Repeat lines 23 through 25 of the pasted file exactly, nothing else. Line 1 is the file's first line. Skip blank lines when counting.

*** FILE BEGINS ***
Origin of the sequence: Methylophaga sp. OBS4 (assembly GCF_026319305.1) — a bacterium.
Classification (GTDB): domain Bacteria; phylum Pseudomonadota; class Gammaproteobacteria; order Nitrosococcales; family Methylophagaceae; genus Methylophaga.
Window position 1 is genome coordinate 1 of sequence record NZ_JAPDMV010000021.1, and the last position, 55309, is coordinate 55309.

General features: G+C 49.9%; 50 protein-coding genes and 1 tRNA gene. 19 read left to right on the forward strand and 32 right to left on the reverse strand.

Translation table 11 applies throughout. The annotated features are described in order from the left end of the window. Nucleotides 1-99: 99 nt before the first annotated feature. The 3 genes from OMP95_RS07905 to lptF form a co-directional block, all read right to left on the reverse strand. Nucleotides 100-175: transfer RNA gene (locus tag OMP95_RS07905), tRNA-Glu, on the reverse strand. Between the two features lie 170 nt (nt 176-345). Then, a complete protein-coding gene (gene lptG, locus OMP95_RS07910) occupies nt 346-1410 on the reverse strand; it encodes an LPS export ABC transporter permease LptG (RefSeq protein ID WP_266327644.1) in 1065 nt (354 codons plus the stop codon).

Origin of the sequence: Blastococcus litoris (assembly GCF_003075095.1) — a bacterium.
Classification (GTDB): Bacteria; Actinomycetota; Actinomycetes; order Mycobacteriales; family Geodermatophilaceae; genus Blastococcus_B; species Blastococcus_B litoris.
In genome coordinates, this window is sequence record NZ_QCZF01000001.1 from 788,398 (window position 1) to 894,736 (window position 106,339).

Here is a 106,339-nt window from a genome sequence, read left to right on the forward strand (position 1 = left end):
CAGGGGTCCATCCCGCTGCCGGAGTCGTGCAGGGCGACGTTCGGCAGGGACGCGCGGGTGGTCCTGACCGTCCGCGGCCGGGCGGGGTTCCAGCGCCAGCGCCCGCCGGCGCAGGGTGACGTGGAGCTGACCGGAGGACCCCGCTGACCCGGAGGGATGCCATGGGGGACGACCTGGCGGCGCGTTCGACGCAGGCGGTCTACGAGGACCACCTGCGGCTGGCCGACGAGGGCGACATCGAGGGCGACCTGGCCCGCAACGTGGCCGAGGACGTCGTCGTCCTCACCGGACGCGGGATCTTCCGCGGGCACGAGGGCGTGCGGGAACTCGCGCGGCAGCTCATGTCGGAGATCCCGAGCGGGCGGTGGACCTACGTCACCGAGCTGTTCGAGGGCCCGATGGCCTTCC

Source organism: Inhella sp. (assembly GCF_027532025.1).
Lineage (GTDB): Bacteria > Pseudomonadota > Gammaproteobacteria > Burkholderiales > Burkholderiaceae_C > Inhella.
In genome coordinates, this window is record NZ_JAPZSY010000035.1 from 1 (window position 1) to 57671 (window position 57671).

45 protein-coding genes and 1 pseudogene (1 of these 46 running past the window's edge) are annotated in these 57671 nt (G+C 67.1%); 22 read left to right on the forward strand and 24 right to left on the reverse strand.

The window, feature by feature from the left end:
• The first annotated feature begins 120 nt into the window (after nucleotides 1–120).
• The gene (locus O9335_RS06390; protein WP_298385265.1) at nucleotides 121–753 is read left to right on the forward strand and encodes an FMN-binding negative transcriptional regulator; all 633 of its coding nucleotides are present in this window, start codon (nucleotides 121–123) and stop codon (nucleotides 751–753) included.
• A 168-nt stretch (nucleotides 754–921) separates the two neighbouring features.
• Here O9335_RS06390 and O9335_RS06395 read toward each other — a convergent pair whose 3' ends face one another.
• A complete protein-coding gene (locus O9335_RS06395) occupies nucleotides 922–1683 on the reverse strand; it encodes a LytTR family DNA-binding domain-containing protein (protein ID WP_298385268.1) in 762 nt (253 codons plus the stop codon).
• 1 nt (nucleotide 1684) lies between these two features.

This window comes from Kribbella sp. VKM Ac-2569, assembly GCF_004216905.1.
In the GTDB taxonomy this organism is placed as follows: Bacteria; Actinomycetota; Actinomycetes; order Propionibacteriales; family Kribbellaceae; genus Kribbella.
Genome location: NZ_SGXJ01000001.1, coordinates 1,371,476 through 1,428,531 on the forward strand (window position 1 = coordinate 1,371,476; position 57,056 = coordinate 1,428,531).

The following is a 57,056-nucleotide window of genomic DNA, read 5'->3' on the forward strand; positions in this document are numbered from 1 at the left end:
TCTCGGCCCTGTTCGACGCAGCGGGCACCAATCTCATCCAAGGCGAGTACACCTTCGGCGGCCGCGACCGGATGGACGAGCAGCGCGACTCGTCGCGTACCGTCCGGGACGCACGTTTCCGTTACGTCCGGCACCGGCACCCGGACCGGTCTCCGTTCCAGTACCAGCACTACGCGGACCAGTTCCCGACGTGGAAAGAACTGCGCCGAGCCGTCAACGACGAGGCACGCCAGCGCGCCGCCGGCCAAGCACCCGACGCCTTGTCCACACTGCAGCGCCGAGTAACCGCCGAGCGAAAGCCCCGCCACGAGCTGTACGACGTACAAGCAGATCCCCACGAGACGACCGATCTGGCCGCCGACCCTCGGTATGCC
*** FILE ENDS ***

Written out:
In the GTDB taxonomy this organism is placed as follows: Bacteria; Actinomycetota; Actinomycetes; order Propionibacteriales; family Kribbellaceae; genus Kribbella.
Genome location: NZ_SGXJ01000001.1, coordinates 1,371,476 through 1,428,531 on the forward strand (window position 1 = coordinate 1,371,476; position 57,056 = coordinate 1,428,531).

The following is a 57,056-nucleotide window of genomic DNA, read 5'->3' on the forward strand; positions in this document are numbered from 1 at the left end: